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University of Ghana (2019)

The Role of Remittances on the Adaptive Capacity of Smallholder Farmers in the Lawra District of the Upper West Region of Ghana.

Biney, A.

Titre : The Role of Remittances on the Adaptive Capacity of Smallholder Farmers in the Lawra District of the Upper West Region of Ghana.

Auteur : Biney, A.

Université de soutenance : University of Ghana

Grade : MPhil. Climate Change and Sustainable Development 2019

Résumé
The changing climate pattern in the Northern Regions of Ghana has influenced the movement of people, especially the youth, out of the Lawra District in the Upper West Region. Smallholder farmers that still live in the District tend to rely on remittances sent by their migrant relatives to support their livelihoods, however, little is known about how these remittances influence their adaptation processes. This study assesses smallholder farmers‘ perception on climate change and its impacts ; examines the income generated from smallholders‘ farming activities, the expenditure patterns and how it contributes to adaptation strategies ; and evaluates the various forms of support to smallholder farmers including remittances and how they contribute to their adaptation strategies. In addition, migrant‘s perceptions of the use of their remittances to their origin households was examine. This mainly descriptive study adopted the mixed methods approach, using data from household surveys and Focused Group Discussions (FGDs). The Conceptual Framework was adapted from the Sustainable Livelihood Framework (SLF) and was used to assess the adaptive capacity of the farmers with respect to use of remittances. A sample size of 98 smallholder farm households in the Lawra District that receive remittances were specifically selected and interviewed. Five (5) migrants who reside outside the District and remit home were also interviewed for qualitative understanding of their motive and perception for remitting. This study found that 98 percent of smallholder farmers and all interviewed migrants have some knowledge of climate change. Annually, the majority of farmers (87.2%) earn less than GH¢300 (US$69) from farming activities and less than GH¢300 from remittances, both in the previous farming season. Only 21.4 percent of farmers received external support from government and NGOs for their farming activities. Overall, 85 percent of farmers spent remittances on consumables such as food and not on available adaptation options as those require substantial capital input. The migrants perceived remitting home as a responsibility but understand that it does not meet the needs of the household. It is recommended that a formal system is put in place that will improve the medium of remitting home.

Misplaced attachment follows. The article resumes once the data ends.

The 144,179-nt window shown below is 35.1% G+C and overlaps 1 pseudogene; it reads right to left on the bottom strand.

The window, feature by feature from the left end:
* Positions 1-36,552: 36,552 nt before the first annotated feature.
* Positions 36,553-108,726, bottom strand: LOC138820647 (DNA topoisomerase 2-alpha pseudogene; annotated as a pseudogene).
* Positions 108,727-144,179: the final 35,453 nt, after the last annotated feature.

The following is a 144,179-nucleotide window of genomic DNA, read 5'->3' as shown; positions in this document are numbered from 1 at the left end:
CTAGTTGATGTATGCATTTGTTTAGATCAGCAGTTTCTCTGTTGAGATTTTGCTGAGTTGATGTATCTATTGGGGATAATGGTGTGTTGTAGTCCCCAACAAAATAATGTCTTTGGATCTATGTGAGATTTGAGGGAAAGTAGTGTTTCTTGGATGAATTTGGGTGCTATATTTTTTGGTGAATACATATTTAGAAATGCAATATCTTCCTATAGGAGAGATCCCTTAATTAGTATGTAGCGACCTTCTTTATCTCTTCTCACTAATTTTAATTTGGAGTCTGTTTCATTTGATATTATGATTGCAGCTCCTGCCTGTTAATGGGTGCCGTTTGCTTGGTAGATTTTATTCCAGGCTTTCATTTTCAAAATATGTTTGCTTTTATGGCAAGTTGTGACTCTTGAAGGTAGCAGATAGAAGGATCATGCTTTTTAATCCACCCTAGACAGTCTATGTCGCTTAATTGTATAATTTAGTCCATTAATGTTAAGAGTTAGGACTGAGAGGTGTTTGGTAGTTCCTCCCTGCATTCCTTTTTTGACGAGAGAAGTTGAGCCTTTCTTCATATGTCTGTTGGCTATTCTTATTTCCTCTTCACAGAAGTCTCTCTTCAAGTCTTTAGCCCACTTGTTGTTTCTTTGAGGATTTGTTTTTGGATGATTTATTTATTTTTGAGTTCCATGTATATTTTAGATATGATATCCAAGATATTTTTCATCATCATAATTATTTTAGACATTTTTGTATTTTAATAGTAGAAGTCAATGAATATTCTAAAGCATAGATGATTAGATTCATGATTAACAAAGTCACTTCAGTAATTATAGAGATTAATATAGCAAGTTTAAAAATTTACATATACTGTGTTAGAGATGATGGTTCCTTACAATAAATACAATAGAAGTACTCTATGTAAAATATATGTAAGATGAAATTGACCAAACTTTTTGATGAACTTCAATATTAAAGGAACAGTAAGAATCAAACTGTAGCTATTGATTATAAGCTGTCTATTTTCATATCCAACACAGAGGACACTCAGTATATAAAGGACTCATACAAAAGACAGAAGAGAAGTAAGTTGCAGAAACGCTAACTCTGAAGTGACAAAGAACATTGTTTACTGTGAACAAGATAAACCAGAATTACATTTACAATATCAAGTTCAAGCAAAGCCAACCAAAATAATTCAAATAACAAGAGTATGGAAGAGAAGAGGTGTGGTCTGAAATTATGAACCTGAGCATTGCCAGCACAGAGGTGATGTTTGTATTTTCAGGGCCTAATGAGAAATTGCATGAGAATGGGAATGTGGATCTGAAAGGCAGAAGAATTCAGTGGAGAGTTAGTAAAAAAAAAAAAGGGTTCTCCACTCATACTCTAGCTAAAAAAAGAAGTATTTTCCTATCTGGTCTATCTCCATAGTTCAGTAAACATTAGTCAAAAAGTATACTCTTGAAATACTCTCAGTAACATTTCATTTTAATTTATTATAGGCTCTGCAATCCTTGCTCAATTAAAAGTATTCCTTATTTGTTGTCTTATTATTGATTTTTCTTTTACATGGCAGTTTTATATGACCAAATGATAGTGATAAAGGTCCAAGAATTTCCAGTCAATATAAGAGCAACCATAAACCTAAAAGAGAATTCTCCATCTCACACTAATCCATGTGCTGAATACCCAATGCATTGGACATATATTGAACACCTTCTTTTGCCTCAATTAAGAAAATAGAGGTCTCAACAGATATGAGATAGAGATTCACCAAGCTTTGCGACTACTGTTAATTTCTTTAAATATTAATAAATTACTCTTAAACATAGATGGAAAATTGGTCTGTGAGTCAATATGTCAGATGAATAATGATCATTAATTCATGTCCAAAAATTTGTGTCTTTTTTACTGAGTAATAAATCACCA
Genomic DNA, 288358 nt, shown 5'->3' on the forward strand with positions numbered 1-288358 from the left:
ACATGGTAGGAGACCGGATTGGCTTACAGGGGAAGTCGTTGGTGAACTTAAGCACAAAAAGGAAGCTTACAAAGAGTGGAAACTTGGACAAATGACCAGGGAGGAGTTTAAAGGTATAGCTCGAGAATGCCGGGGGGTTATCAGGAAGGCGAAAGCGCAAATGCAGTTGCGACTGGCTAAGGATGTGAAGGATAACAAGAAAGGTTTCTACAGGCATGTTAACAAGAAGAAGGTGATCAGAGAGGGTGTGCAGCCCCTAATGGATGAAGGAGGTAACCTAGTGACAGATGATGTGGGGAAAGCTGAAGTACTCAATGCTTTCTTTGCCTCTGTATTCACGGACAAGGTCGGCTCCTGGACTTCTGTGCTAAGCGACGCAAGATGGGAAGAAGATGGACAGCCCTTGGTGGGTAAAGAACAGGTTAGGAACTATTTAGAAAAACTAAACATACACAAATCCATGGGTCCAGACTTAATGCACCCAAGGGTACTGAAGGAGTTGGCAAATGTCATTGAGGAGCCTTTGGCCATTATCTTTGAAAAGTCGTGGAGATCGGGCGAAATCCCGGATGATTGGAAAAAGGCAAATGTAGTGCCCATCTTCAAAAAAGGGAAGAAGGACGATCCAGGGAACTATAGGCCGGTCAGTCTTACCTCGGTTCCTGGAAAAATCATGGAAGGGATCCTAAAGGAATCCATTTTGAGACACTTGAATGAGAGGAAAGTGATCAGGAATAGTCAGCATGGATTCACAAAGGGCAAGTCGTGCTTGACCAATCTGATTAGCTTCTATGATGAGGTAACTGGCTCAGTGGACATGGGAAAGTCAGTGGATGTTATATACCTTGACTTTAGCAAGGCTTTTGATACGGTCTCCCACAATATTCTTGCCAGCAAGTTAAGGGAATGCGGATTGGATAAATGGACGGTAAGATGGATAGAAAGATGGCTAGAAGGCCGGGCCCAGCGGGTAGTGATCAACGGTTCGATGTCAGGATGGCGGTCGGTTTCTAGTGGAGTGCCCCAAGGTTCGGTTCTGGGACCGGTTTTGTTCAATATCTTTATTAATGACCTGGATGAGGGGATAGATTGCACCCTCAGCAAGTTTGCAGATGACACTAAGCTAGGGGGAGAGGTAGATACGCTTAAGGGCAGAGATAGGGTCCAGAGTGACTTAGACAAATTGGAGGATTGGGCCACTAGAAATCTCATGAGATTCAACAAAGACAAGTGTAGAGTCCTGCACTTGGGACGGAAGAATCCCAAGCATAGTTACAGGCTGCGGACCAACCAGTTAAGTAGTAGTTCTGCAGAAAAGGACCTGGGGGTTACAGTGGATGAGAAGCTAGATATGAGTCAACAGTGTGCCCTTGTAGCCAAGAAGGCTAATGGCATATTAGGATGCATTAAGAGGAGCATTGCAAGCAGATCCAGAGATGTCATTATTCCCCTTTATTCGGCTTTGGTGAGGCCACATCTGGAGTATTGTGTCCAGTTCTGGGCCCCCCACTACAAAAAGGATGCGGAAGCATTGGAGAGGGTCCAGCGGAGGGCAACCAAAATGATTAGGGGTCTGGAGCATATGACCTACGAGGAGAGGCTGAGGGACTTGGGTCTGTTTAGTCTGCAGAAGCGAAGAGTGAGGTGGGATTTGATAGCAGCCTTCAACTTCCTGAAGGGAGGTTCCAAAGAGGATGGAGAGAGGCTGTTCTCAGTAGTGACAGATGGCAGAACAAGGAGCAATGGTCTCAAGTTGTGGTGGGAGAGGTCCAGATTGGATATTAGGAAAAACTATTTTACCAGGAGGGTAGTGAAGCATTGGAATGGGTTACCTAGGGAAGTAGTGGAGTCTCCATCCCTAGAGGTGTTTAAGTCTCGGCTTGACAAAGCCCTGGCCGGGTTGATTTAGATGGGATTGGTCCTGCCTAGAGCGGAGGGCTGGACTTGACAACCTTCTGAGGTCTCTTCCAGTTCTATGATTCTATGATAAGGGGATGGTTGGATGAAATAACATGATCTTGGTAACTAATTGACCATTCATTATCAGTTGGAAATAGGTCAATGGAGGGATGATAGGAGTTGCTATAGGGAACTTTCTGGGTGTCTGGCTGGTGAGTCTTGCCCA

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Page publiée le 29 avril 2020